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The School Intruder Drill


school intruder drill

Each day after school, I ask my kids what they did. Most days are pretty mundane – class work, lunch, recess. The routine is comforting. As a dad, I want their days to be as uneventful as possible. However, my daughter managed to jar me back to reality with her answer.

“We had an intruder drill,” she said.

“What?” I asked.

“We had to pretend that someone was in our school and take the appropriate measures,” she replied. She went on to describe their procedure and the image frightened me. Although I’m glad that her school has a plan in place to deal with such an event, I’m saddened that it is necessary.

After my daughter mentioned her intruder drill, I made her explain the process to me step-by-step. I wanted to be informed and make sure that the school hadn’t missed anything (I was a safety officer at my former company). The most troubling part of the conversation was her nonchalance. All of her statements were said in a matter-of-fact manner. To her, preparing for a school intruder was as normal as studying for a science test.

Sadly, this is the environment in which we live. When I was a child, we had regular fire drills and the occasional bomb drill. Neither were cause for concern and no one really paid much attention to them. We shrugged off these drills because the likelihood of something bad happening was minuscule. The odds of an intruder entering a school are probably lower, but recent events have made them more prominent in our minds.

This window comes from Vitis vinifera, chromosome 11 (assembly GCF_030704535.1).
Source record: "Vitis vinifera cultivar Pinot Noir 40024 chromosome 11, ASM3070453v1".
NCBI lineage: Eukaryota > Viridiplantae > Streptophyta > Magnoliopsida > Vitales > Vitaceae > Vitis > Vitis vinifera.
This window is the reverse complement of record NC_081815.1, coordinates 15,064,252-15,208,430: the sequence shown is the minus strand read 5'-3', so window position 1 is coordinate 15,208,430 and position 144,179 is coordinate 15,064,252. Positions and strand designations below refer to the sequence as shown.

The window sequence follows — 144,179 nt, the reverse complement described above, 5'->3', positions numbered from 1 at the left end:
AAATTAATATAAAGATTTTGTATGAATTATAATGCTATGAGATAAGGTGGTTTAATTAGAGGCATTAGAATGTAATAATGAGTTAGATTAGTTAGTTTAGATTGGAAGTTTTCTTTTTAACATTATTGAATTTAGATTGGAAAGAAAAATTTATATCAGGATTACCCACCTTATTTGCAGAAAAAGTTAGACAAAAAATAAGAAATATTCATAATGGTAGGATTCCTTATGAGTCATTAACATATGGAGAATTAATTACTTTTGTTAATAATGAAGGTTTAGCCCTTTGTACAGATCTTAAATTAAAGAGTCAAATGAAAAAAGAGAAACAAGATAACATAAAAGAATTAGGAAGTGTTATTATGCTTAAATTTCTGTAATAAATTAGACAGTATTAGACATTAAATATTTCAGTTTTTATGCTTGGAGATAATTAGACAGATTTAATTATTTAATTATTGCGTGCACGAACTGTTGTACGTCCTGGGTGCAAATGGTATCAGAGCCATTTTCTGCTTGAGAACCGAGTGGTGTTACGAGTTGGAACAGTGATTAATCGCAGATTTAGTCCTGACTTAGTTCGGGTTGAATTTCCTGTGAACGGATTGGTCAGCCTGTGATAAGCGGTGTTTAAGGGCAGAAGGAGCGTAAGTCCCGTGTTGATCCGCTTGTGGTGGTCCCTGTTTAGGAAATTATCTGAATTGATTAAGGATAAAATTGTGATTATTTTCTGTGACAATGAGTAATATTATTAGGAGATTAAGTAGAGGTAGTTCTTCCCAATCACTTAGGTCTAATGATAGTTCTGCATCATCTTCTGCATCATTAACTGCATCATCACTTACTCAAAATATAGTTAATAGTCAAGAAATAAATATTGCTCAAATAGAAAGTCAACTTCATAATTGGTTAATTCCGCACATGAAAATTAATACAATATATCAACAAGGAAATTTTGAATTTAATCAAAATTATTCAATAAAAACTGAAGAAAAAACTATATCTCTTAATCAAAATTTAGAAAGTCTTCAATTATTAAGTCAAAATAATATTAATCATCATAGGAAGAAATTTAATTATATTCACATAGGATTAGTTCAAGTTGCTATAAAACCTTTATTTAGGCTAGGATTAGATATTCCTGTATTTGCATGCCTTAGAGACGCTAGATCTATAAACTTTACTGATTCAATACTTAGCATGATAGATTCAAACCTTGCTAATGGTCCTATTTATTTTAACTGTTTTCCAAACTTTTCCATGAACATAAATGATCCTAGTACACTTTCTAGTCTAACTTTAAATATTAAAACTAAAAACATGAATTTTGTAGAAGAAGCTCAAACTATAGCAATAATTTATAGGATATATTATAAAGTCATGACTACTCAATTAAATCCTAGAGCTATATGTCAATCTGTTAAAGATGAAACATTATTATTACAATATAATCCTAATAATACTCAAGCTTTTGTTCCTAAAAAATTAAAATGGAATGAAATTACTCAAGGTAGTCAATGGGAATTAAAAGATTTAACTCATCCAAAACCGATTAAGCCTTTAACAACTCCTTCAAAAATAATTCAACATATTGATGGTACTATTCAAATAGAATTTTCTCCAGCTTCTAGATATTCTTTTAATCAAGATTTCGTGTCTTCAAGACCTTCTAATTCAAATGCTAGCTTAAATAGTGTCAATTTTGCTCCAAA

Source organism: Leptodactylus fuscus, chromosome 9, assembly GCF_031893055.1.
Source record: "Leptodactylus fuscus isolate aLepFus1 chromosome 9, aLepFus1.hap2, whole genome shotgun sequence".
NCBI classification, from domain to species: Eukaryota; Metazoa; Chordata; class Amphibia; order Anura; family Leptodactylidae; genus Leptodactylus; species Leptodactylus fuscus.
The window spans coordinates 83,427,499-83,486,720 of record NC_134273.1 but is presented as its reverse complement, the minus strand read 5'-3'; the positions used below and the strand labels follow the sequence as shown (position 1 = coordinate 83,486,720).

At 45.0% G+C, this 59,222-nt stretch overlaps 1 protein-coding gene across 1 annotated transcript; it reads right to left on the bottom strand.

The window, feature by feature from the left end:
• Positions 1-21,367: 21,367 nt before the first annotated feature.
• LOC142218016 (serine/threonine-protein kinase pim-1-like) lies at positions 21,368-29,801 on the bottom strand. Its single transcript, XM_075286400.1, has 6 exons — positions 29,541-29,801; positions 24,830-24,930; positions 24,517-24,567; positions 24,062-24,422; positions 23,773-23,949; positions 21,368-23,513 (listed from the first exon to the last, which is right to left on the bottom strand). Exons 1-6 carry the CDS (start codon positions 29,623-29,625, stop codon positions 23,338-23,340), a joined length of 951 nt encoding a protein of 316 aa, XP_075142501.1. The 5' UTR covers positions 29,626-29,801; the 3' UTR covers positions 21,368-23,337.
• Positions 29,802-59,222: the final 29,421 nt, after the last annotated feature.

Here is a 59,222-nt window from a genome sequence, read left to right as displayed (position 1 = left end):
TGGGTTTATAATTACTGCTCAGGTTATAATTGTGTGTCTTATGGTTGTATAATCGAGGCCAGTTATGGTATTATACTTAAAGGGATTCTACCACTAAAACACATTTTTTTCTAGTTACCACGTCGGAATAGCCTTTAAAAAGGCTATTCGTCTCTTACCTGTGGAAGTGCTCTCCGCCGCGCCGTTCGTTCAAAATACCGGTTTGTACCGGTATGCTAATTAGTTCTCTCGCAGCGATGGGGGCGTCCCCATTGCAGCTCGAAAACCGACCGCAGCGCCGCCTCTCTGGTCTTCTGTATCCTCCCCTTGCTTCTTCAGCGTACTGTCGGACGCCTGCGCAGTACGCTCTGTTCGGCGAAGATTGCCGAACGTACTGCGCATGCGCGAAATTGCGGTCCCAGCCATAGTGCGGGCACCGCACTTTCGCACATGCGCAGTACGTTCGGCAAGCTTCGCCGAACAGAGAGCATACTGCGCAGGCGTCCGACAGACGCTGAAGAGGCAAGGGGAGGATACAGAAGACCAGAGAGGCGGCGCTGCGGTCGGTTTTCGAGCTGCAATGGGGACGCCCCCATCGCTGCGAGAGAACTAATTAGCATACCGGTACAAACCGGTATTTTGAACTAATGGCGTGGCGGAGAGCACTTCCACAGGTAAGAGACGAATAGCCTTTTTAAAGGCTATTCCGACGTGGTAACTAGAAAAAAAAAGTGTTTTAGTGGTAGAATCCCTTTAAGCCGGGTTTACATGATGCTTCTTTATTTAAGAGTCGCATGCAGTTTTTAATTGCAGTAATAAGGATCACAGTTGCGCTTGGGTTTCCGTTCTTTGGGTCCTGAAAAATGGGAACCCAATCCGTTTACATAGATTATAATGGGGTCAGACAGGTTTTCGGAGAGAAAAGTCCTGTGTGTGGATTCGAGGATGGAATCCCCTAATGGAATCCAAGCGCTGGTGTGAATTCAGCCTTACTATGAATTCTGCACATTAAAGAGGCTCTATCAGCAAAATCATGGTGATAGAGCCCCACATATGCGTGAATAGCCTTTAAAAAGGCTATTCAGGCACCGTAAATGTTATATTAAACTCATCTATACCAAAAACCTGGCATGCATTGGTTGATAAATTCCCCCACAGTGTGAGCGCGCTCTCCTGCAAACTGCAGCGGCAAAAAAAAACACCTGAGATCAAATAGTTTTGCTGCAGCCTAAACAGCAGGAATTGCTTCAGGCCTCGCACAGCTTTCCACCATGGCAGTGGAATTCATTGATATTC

As my daughter spoke, I tried to maintain my composure but all I could do was think about the children in Newtown. My soul became heavy and I felt helpless. If someone breeched the security at my children’s school’s, I could do nothing about it. I couldn’t save my children. I could only wait and pray that they survived. No mother ever wants her children to be harmed. No father ever wants to feel as if he can’t protect his kids. No parent wants to experience this anxiety.

Later that night, I gave all three of my children an extra hug and kiss.

“What was that for?” asked my daughter.

“Because I’m your daddy and I love you,” I replied.

“I love you too, daddy.” She smiled and darted up the stairs.

Although this culture has stolen some of her innocence, I promise to guard the rest of it with all of my being.

Stay Strong,

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Question: Do your kids’ schools have plans in place to deal with intruders?

About Author

Frederick J. Goodall is the founder of Mocha Dad - a parenting website focused on fatherhood. He is passionate about parenting and helping men to be great dads, husbands, and role models. You can contact him at or on Twitter at


  1. It saddens me too that we must face this in our world today. Though as I read your remarks, I remember our drills as a child myself. DUCK AND COVER!!! A practice that will protect you from falling debris in an earthquake, as well as the nuclear blast that we were all terrified was coming from Russia.